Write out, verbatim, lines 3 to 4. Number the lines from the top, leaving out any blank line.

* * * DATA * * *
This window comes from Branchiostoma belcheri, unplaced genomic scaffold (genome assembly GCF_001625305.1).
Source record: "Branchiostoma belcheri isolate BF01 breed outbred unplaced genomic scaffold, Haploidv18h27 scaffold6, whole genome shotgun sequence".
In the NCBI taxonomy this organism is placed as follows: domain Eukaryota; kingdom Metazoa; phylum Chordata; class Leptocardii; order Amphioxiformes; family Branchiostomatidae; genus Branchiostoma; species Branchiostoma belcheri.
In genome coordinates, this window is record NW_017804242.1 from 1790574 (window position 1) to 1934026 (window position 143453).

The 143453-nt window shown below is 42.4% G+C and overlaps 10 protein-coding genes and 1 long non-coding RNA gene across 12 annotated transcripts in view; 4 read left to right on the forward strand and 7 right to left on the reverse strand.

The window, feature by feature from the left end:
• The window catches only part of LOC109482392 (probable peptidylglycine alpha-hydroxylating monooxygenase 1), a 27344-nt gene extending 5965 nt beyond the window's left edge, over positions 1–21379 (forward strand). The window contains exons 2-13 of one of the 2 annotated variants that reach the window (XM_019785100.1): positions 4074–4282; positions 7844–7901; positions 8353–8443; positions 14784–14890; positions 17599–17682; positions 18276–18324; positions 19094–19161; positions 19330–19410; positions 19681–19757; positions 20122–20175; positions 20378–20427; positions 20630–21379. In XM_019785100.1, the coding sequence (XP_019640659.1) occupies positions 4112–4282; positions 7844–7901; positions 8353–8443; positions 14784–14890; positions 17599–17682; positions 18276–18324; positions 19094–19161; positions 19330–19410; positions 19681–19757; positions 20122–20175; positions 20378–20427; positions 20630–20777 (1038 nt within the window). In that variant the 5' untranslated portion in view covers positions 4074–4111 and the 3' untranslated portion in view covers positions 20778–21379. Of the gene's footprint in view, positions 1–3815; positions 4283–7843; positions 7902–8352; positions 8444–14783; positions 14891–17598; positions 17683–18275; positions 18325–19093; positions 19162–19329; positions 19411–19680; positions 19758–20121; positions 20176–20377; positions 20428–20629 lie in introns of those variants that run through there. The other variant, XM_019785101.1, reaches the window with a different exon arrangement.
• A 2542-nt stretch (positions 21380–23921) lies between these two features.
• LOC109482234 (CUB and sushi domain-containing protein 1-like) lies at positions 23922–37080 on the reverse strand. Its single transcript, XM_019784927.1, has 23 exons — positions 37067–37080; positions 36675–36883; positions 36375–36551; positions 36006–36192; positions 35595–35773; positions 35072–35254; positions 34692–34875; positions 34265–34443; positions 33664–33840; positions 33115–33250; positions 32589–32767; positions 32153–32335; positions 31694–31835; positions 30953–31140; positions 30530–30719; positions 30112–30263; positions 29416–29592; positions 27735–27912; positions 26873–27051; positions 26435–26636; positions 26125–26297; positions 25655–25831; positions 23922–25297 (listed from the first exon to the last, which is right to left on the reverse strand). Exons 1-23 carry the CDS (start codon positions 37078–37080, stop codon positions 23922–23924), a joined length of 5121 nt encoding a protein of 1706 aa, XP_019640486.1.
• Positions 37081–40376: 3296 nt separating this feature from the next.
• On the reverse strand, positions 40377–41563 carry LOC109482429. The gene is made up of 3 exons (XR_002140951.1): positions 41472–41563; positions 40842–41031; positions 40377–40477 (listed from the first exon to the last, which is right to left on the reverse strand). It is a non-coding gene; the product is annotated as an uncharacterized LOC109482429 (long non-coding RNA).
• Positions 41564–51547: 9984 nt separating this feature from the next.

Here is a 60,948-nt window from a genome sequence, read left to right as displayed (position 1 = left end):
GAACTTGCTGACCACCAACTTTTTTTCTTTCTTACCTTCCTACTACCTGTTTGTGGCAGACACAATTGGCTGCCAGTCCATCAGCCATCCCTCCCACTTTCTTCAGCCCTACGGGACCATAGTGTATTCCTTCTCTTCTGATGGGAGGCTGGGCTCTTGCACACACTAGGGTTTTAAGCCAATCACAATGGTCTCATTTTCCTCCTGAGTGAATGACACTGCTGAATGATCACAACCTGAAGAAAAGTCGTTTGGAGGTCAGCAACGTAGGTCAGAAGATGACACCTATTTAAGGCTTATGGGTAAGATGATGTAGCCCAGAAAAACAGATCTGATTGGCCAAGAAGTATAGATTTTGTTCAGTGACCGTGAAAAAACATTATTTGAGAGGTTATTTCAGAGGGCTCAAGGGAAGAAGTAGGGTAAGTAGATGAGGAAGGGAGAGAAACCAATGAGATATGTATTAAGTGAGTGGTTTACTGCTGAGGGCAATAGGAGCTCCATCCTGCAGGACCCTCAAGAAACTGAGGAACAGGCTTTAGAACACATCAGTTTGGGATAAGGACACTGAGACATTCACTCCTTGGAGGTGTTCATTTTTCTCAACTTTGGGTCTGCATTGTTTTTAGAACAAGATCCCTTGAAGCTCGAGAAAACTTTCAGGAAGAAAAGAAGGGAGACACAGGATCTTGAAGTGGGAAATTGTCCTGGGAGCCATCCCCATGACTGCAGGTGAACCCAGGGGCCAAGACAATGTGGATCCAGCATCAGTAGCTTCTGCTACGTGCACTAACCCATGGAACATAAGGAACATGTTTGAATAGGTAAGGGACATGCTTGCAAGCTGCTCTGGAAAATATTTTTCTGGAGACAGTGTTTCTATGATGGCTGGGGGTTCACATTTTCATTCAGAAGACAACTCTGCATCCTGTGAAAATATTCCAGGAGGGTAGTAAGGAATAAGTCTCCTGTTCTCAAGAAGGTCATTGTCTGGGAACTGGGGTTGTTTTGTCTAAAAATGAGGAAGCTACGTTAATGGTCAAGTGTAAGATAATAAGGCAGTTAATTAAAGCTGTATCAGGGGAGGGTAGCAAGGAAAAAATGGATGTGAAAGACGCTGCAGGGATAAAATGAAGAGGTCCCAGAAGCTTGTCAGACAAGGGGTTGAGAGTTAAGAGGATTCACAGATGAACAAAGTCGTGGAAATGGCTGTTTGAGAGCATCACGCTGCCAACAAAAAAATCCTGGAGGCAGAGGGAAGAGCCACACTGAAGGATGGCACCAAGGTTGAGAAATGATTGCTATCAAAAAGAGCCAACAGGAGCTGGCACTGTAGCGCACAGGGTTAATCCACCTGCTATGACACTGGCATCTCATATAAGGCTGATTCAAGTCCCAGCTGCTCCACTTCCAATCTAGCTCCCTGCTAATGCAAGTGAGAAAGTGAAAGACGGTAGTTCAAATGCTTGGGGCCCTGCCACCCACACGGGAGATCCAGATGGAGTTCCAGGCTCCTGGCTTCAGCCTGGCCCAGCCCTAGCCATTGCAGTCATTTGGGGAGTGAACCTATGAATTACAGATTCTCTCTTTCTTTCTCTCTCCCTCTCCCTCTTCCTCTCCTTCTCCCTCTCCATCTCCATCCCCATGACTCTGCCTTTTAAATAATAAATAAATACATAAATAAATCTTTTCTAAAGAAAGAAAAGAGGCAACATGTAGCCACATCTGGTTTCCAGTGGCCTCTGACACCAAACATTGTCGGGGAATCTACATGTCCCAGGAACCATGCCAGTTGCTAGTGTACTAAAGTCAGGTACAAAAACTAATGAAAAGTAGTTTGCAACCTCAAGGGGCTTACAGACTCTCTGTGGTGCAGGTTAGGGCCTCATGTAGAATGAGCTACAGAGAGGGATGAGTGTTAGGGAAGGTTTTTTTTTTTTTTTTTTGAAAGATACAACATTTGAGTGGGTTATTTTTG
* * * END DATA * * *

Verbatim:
In the NCBI taxonomy this organism is placed as follows: domain Eukaryota; kingdom Metazoa; phylum Chordata; class Leptocardii; order Amphioxiformes; family Branchiostomatidae; genus Branchiostoma; species Branchiostoma belcheri.
In genome coordinates, this window is record NW_017804242.1 from 1790574 (window position 1) to 1934026 (window position 143453).